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Anti-DRM Protest Part II in NYC
December 1, 2005
Thomas Mennecke
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Rootkits, viruses, DRM, and Trojans. Although very different from one another, in recent weeks they have become more synonymous. Thanks to the Sony-BMG XCP (Extended Copy Protection) fiasco, public reaction has escalated into public awareness. The public awareness generated by the inclusion of DRM (Digital Rights Management) has manifested in various fashions, including the recent DRM protest in New York City.

Many things have changed since the first anti-DRM protest in late October of 2005. The first anti-DRM protest was significant, but lacked a certain disconnect with the consumer. One month’s time managed to change, thanks to Sony-BMG Music. Only three days after the first anti-DRM protest, SysInternals’ Mark Russinovich discovered the existence of a rootkit on his computer. Once an obscure computer term with little public knowledge, the term ‘rootkit’ has been launched into the spotlight due to extensive mainstream media coverage. Although not necessarily associated with viruses, rootkits by design hide folders and files, making contained programming (in this case DRM) undetectable by anti-virus and anti-spyware programs.



Protesters handing out flyers outside Tower Records.


Armed with a central focus, FreeCulture@NYU once again gathered in New York City. This time, the target was Tower Records at 4th Street and Broadway. Although this corner was not as crowded as Union Square Park (by New York standards), this allowed FreeCulture@NYU to spend more time on their message and less time dodging pedestrians. It also allowed for an interesting encounter with the store manager of Tower Records.

During the early part of the protest, a member of FreeCulutre@NYU entered Tower Records to investigate the status of the Sony-BMG recall. As part of Sony-BMG’s recall effort, the music label ordered all stores carrying CDs with the XCP technology to remove such products from their shelves.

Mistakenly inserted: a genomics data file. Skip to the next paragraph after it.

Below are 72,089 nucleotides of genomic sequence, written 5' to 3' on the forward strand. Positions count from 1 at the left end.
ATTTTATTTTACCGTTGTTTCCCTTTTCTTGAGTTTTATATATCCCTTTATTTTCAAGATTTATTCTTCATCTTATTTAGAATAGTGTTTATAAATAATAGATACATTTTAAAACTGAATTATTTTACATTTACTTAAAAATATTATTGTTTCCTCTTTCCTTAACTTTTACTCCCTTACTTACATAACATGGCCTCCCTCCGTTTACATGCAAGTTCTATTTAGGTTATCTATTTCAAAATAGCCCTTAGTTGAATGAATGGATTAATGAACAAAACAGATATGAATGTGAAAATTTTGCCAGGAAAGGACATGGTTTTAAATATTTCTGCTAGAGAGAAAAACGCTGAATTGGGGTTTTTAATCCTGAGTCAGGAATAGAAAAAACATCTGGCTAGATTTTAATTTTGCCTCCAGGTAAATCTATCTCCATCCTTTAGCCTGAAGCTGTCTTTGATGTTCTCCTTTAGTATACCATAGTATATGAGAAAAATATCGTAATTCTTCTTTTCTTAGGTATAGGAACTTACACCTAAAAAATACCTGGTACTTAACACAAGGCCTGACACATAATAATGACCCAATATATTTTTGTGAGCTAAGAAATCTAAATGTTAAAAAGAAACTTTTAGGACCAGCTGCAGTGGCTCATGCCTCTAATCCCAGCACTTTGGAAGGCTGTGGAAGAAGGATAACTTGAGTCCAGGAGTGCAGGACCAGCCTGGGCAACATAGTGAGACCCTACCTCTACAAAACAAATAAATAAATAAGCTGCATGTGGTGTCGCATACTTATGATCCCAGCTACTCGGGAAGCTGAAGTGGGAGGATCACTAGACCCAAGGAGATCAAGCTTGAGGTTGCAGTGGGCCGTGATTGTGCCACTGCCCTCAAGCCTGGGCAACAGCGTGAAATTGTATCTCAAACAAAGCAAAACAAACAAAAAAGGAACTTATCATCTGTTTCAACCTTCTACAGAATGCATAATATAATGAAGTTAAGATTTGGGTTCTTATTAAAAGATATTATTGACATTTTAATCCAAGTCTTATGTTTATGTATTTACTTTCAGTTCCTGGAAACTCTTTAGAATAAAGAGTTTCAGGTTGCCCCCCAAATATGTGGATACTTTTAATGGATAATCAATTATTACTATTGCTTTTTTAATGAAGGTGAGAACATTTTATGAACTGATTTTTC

Tower Record’s store manager came out to discuss the recent Sony-DRM fiasco with Fred Benenson, founder and organizer of the protest. Members of FreeCulture@NYU asked the store manager directly if all CDs containing XCP technology had been removed from their public inventory. The store manager insisted that all CDs containing such technology were removed. In a scene reminiscent of Cinderella whipping out the second glass slipper, “Tom” whipped out his own glass slipper – however this time it was the very CD that started it all; “Van Zant, Get it Right With the Man” - purchased fresh from Tower Records.

The store manager reacted fairly, and understandably finding every CD with such technology is a time consuming process. He also promised to look into the situation further and remove any remaining XCP CDs. With Tower Records only a few blocks from FreeCulture@NYU’s home base at New York University, follow-up investigations will verify Tower Record’s promise.

Much like the first protest, the reception from pedestrians was overwhelmingly positive. It’s not often people accept flyers from protesters in New York, but this was a message that applied especially well to those about to enter Tower Records. Shouting “The record industry hates you!” drew not only laughter from those passing by, but also drew attention to the issue. Many individuals who stopped to speak with FreeCulture@NYU were surprised about the Sony-BMG rootkit fracas, its implications, and DRM in general.



Protest organizers outside Tower Records.


Interestingly enough, the protest drew the presence and support of Richard M. Stallman. For those unfamiliar with the name, his contributions certainly are recognizable. Founder of GNU, or GNU’s Not Unix, Richard Stallman’s contribution to the P2P world, albeit indirect, have laid the foundation for free software and networks such as Gnutella. A staunch supporter of free software and vehemently opposed to DRM, Stallman’s energetic contributions gave the protest a charismatic dynamic.

The Sony-BMG rootkit has been an essential aid in gathering public interest and reaction to DRM. Reports show the public is already questioning the acceptance of DRM, as record store managers in Canada have witnessed consumers either returning or rejecting copy protected CDs. In addition, sales of the Van Zant’s XCP album have plummeted on Amazon.com. With public attention increasing and apathy waning, the movement against DRM only stands to gather additional support in the coming months.


This story is filed in these Slyck News categories
File-Sharing/P2P Related :: DRM

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